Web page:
/hydrahead; 2005/


Justin Broadrick used to play guitar for Napalm Death (that’s right, Napalm Death).  He once did some drumming for Head of David, has played in Final, experimented in Techno Animal, hung out for a bit in Curse of the Golden Vampire and once upon a time was also involved in both God and Ice.  Oh, and he fronted Godflesh.  Holy shit indeed.  If I had known all of this before hearing his most recent project, Jesu, I would have grown my hair, thrown on some paint smeared jeans and hung around that shady grindcore area of downtown Toronto a little bit before playing the CD.  You gotta be in the right mindset for that kinda stuff (I speak for indie kids and music lovers in general), unless of course you’re one of the animals making it. 

I’ve been reading around the net and some people are comparing this release to efforts from labelmates Isis and Pelican.  Now, both of those bands have been steadily progressing since their inception (read: fucking wicked), but neither of them has yet to make an album like this self titled debut release from Jesu.  I’m not going to pretend like I am an aficionado of metal and all of its subgenres, because I’m not, really.  But every year there is another ‘great metal album’ and I try to listen to them all.  Some of them, I’m sorry to say, aren’t as groundbreaking as all the hipsters say they are (when said hipsters feel like switching from indie to hardcore…just for the day).  I own a bunch of good metal albums but quite a few of them do not resonate with me the way a lot of their reviews say they should (you know where this is going, don’t you).

Jesu is another fucking story.  Can we combine the terms shoegaze or dreampop with metal…Shmetal?  Metalgaze?  Dreametal?  Whatever.  You know what I’m trying to say and this should excite you, cause if you’re like me your favorite thing about metal is the sheer heaviness of the sound—not riffs, yells or darkness.  Add the standard elements of dreampop to this droning heaviness and what you get is a monolithic, cathartic slab of heavy fisted glory-doom.  Yum.

Since the first time I put Jesu on my stereo, I knew it was going to be one of my favorite releases of the year (it still is), in fact that’s why I decided to wait so long to review it, to measure it against most of the other releases throughout the year—Ok fine, I’m lying.  I was just enjoying it so much I forgot to write a review.  But really, nothing since has matched its unique tones, subtle electronic nuances and wonderful, gloriously long and droning chords.  I don’t know what it is, maybe I was particularly depraved of anything dreadfully/hopefully heavy at the time, but Jesu just works.  Heck, CBC Radio 2 (Canada’s premier indie radio on a big-time radio station) played a Jesu song.  All of the bands songs are almost ten minutes in length.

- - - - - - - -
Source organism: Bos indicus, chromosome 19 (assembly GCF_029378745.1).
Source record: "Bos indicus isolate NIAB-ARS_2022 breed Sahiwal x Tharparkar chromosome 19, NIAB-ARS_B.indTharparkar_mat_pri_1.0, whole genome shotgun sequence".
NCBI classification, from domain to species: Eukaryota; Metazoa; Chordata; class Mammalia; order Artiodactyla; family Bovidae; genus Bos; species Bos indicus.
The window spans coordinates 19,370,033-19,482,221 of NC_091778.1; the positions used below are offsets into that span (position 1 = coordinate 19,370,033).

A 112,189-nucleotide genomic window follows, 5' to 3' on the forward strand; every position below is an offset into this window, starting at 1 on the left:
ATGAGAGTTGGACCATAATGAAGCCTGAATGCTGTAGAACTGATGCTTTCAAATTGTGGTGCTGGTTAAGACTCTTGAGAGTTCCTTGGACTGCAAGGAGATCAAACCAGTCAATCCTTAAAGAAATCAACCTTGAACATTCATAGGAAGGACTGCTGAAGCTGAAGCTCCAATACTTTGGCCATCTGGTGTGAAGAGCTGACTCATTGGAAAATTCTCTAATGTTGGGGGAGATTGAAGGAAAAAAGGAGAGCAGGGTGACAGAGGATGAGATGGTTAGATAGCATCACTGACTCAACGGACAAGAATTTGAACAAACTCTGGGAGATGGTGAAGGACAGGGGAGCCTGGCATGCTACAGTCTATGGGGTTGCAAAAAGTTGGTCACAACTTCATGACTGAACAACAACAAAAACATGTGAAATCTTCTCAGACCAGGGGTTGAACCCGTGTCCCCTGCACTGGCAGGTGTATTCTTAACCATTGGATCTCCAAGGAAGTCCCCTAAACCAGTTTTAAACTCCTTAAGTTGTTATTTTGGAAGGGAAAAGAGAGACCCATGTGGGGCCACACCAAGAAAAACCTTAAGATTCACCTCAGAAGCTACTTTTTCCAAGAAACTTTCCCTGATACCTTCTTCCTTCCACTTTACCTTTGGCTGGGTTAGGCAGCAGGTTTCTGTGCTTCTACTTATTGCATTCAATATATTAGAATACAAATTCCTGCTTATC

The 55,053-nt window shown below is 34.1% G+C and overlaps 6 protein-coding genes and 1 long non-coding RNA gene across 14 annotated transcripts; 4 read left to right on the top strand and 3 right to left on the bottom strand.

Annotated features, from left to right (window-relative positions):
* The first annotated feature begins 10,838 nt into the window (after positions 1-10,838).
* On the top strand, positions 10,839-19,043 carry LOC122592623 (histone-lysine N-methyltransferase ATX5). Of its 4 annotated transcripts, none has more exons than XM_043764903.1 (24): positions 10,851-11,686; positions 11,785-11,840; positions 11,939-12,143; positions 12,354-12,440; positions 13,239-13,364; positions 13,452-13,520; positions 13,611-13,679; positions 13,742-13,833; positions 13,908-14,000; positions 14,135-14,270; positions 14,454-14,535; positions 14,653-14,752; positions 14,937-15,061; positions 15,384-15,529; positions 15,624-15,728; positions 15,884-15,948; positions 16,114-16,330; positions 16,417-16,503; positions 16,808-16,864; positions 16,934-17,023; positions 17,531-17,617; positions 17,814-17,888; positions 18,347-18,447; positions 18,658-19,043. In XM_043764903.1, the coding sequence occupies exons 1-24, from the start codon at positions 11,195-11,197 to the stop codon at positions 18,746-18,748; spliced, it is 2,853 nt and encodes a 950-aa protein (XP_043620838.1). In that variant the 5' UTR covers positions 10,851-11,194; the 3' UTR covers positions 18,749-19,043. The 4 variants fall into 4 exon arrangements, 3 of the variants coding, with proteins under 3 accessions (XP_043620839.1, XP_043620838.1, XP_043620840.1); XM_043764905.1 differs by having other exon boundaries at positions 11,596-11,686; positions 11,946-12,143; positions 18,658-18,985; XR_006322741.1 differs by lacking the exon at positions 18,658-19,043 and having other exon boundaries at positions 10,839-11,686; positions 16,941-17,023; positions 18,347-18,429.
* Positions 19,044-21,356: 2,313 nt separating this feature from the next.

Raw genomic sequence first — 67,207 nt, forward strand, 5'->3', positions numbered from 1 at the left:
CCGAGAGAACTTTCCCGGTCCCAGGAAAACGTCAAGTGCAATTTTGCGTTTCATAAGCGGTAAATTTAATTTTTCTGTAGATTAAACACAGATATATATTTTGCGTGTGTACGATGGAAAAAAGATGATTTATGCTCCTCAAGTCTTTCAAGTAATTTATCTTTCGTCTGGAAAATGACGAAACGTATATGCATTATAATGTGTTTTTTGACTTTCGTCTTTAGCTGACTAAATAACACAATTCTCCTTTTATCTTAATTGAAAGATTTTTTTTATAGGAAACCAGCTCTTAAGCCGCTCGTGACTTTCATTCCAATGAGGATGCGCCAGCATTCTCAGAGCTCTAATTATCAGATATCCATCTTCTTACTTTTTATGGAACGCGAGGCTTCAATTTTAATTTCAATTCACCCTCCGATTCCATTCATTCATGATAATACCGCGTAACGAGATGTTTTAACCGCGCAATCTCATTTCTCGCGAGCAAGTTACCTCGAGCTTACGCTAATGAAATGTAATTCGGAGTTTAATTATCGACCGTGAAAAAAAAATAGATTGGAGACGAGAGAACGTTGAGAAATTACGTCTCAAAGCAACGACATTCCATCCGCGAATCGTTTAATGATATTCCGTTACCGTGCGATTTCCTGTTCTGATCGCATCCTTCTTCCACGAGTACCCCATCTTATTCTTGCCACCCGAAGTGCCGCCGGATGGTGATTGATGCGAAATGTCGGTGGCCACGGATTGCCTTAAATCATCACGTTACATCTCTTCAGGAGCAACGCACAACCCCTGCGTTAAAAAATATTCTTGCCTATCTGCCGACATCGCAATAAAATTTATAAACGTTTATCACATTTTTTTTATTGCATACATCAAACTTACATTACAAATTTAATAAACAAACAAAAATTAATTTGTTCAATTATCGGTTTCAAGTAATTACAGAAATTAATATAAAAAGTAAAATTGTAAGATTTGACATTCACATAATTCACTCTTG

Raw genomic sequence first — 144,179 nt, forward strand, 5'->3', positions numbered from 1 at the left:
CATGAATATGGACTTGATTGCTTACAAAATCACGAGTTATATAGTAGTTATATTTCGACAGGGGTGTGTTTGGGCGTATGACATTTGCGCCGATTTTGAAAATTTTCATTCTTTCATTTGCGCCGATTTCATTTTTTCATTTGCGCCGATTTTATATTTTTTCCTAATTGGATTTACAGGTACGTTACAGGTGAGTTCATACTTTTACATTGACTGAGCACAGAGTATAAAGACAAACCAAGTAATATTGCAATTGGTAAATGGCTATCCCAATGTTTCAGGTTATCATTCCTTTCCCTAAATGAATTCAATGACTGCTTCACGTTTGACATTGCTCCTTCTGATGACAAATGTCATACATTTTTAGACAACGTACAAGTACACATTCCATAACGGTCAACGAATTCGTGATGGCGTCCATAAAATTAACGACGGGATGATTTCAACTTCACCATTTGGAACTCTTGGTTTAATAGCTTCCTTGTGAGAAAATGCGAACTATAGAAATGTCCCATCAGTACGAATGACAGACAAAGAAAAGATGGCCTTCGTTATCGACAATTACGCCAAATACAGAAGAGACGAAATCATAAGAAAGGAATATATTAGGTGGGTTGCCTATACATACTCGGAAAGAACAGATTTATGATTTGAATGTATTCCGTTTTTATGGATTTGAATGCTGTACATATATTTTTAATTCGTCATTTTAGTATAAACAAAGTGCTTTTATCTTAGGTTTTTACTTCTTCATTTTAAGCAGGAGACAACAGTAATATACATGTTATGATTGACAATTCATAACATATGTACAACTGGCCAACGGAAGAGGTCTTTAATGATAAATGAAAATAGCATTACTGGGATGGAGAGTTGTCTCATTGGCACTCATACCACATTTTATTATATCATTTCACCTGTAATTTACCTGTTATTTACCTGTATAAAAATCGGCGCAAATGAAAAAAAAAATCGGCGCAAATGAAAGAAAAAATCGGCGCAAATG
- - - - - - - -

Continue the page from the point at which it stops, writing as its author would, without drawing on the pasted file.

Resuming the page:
So the songs—I guess I should shut my little hyperbole-filled mouth and tell you more about them.  “Your Path to Divinity” begins the album with one of its most droning tracks, these drones in turn coloring it with various warm tones.  The drums are used to keep a moderate pulse—it’s the guitars and long drawn out organ/synths that smother the song.  Add Broadrick’s vocals, distant yet affected, which he uses to create yet another layer of tone, and you have yourself one of the most beautifully heavy album openers to come out in years.  “Friends Are Evil” begins with a hulking, crunchy guitar banging out a mutilated melody until those electronics come back in, high pitched and throbbing all over the place.  The mammoth (I’m running out of synonyms for ‘big’) “Walk On Water” is the albums centerpiece, a long drawn out number that leads into “Sun Day.”  “Sun Day” is excruciatingly beautiful.  It begins with lovely electronic keys—yet another moment on record that is evidence of Broadrick’s wicked keen sense of space and tone—and builds towards a heartbreaking coda.  The line “You’re my heart” is repeated by Broadrick who sounds like he is belting it a few miles away; it is one of my favorite moments of music this year.  “Man/Woman” comes right after and it is the only song here that returns to some typical metal sounds but this is much welcome after the serenity that has come before.  The whole album is balanced very well.

I’ve been listening to it for months and I’m still not tired of it.  Everyone is shitting themselves talking about bands like Art Brut and yeah, they’ve made a cool record, but please don’t forget about stuff like this.

-Andrew Iliadis

/june 15th 2005/